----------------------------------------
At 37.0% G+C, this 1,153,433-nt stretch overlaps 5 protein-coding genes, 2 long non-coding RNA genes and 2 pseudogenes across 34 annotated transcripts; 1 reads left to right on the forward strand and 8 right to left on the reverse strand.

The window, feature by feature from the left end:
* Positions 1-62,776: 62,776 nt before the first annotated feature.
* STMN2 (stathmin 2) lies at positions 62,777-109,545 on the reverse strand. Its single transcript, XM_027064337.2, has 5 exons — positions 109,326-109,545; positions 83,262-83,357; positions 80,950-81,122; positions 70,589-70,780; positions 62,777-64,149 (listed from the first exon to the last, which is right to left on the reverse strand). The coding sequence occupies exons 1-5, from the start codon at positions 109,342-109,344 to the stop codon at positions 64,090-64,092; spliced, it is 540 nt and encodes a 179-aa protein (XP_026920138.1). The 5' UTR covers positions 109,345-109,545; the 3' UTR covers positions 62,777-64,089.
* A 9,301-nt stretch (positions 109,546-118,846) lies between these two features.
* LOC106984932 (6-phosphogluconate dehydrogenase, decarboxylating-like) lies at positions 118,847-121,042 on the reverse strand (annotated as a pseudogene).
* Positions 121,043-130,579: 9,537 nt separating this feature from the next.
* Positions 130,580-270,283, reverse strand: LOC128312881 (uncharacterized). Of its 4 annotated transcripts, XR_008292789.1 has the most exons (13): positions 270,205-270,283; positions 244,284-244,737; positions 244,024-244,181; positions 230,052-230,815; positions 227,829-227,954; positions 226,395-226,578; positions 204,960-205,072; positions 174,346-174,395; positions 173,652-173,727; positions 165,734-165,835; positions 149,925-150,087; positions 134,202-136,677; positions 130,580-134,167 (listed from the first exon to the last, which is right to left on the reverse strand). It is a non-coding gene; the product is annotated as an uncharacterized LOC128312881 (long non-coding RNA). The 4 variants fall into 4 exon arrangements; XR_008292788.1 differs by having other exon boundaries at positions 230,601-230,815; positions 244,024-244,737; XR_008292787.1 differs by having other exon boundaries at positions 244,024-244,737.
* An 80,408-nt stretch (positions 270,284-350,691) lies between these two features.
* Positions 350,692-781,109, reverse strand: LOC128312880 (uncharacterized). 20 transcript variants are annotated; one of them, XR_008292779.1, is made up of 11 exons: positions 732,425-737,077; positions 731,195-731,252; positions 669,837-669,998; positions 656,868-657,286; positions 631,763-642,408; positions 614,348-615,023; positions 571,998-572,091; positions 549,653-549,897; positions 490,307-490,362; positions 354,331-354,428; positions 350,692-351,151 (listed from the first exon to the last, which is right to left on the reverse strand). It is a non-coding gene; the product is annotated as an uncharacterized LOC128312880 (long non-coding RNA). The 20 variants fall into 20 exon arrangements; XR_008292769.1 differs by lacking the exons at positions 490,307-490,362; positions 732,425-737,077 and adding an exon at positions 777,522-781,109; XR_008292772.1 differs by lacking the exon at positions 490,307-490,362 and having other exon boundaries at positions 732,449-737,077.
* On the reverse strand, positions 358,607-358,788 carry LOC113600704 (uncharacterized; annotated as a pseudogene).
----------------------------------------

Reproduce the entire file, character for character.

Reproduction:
At 37.0% G+C, this 1,153,433-nt stretch overlaps 5 protein-coding genes, 2 long non-coding RNA genes and 2 pseudogenes across 34 annotated transcripts; 1 reads left to right on the forward strand and 8 right to left on the reverse strand.

The window, feature by feature from the left end:
* Positions 1-62,776: 62,776 nt before the first annotated feature.
* STMN2 (stathmin 2) lies at positions 62,777-109,545 on the reverse strand. Its single transcript, XM_027064337.2, has 5 exons — positions 109,326-109,545; positions 83,262-83,357; positions 80,950-81,122; positions 70,589-70,780; positions 62,777-64,149 (listed from the first exon to the last, which is right to left on the reverse strand). The coding sequence occupies exons 1-5, from the start codon at positions 109,342-109,344 to the stop codon at positions 64,090-64,092; spliced, it is 540 nt and encodes a 179-aa protein (XP_026920138.1). The 5' UTR covers positions 109,345-109,545; the 3' UTR covers positions 62,777-64,089.
* A 9,301-nt stretch (positions 109,546-118,846) lies between these two features.
* LOC106984932 (6-phosphogluconate dehydrogenase, decarboxylating-like) lies at positions 118,847-121,042 on the reverse strand (annotated as a pseudogene).
* Positions 121,043-130,579: 9,537 nt separating this feature from the next.
* Positions 130,580-270,283, reverse strand: LOC128312881 (uncharacterized). Of its 4 annotated transcripts, XR_008292789.1 has the most exons (13): positions 270,205-270,283; positions 244,284-244,737; positions 244,024-244,181; positions 230,052-230,815; positions 227,829-227,954; positions 226,395-226,578; positions 204,960-205,072; positions 174,346-174,395; positions 173,652-173,727; positions 165,734-165,835; positions 149,925-150,087; positions 134,202-136,677; positions 130,580-134,167 (listed from the first exon to the last, which is right to left on the reverse strand). It is a non-coding gene; the product is annotated as an uncharacterized LOC128312881 (long non-coding RNA). The 4 variants fall into 4 exon arrangements; XR_008292788.1 differs by having other exon boundaries at positions 230,601-230,815; positions 244,024-244,737; XR_008292787.1 differs by having other exon boundaries at positions 244,024-244,737.
* An 80,408-nt stretch (positions 270,284-350,691) lies between these two features.
* Positions 350,692-781,109, reverse strand: LOC128312880 (uncharacterized). 20 transcript variants are annotated; one of them, XR_008292779.1, is made up of 11 exons: positions 732,425-737,077; positions 731,195-731,252; positions 669,837-669,998; positions 656,868-657,286; positions 631,763-642,408; positions 614,348-615,023; positions 571,998-572,091; positions 549,653-549,897; positions 490,307-490,362; positions 354,331-354,428; positions 350,692-351,151 (listed from the first exon to the last, which is right to left on the reverse strand). It is a non-coding gene; the product is annotated as an uncharacterized LOC128312880 (long non-coding RNA). The 20 variants fall into 20 exon arrangements; XR_008292769.1 differs by lacking the exons at positions 490,307-490,362; positions 732,425-737,077 and adding an exon at positions 777,522-781,109; XR_008292772.1 differs by lacking the exon at positions 490,307-490,362 and having other exon boundaries at positions 732,449-737,077.
* On the reverse strand, positions 358,607-358,788 carry LOC113600704 (uncharacterized; annotated as a pseudogene).